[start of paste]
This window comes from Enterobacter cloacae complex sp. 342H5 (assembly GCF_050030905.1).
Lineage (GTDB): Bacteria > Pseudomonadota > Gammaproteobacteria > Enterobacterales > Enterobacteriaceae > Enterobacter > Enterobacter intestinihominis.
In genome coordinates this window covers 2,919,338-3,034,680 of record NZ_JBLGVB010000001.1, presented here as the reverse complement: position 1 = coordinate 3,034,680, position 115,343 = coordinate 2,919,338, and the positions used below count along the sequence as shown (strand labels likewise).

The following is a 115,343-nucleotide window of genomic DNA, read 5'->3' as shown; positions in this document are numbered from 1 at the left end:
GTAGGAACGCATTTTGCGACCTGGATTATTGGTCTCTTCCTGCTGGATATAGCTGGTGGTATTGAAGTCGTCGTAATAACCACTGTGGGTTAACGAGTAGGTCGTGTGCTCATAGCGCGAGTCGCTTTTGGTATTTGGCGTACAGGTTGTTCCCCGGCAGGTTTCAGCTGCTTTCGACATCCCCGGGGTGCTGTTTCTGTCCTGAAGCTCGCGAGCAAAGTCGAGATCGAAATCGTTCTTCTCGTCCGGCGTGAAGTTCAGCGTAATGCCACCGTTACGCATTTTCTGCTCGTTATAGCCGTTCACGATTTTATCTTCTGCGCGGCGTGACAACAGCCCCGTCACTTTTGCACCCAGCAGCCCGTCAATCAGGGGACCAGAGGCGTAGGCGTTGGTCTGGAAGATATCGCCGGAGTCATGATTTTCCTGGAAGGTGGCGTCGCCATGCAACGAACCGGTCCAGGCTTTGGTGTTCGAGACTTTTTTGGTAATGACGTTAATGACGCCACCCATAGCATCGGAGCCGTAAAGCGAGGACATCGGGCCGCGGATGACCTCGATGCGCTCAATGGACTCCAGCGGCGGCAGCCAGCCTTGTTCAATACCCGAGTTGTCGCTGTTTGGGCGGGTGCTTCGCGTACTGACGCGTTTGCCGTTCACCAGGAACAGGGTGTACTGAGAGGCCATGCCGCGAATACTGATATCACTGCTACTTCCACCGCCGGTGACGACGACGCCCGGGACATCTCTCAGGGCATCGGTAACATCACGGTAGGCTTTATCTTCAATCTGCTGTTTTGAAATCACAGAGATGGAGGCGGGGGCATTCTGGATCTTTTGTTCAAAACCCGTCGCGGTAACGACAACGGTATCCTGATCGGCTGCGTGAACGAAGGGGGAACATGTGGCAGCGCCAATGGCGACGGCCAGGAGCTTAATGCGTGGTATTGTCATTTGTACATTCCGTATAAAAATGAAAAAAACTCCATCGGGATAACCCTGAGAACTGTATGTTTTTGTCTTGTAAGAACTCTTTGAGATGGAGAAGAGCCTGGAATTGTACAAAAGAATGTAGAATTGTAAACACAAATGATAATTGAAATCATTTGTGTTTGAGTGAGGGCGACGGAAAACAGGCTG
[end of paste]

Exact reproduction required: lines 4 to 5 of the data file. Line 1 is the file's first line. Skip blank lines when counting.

The following is a 115,343-nucleotide window of genomic DNA, read 5'->3' as shown; positions in this document are numbered from 1 at the left end:
GTAGGAACGCATTTTGCGACCTGGATTATTGGTCTCTTCCTGCTGGATATAGCTGGTGGTATTGAAGTCGTCGTAATAACCACTGTGGGTTAACGAGTAGGTCGTGTGCTCATAGCGCGAGTCGCTTTTGGTATTTGGCGTACAGGTTGTTCCCCGGCAGGTTTCAGCTGCTTTCGACATCCCCGGGGTGCTGTTTCTGTCCTGAAGCTCGCGAGCAAAGTCGAGATCGAAATCGTTCTTCTCGTCCGGCGTGAAGTTCAGCGTAATGCCACCGTTACGCATTTTCTGCTCGTTATAGCCGTTCACGATTTTATCTTCTGCGCGGCGTGACAACAGCCCCGTCACTTTTGCACCCAGCAGCCCGTCAATCAGGGGACCAGAGGCGTAGGCGTTGGTCTGGAAGATATCGCCGGAGTCATGATTTTCCTGGAAGGTGGCGTCGCCATGCAACGAACCGGTCCAGGCTTTGGTGTTCGAGACTTTTTTGGTAATGACGTTAATGACGCCACCCATAGCATCGGAGCCGTAAAGCGAGGACATCGGGCCGCGGATGACCTCGATGCGCTCAATGGACTCCAGCGGCGGCAGCCAGCCTTGTTCAATACCCGAGTTGTCGCTGTTTGGGCGGGTGCTTCGCGTACTGACGCGTTTGCCGTTCACCAGGAACAGGGTGTACTGAGAGGCCATGCCGCGAATACTGATATCACTGCTACTTCCACCGCCGGTGACGACGACGCCCGGGACATCTCTCAGGGCATCGGTAACATCACGGTAGGCTTTATCTTCAATCTGCTGTTTTGAAATCACAGAGATGGAGGCGGGGGCATTCTGGATCTTTTGTTCAAAACCCGTCGCGGTAACGACAACGGTATCCTGATCGGCTGCGTGAACGAAGGGGGAACATGTGGCAGCGCCAATGGCGACGGCCAGGAGCTTAATGCGTGGTATTGTCATTTGTACATTCCGTATAAAAATGAAAAAAACTCCATCGGGATAACCCTGAGAACTGTATGTTTTTGTCTTGTAAGAACTCTTTGAGATGGAGAAGAGCCTGGAATTGTACAAAAGAATGTAGAATTGTAAACACAAATGATAATTGAAATCATTTGTGTTTGAGTGAGGGCGACGGAAAACAGGCTG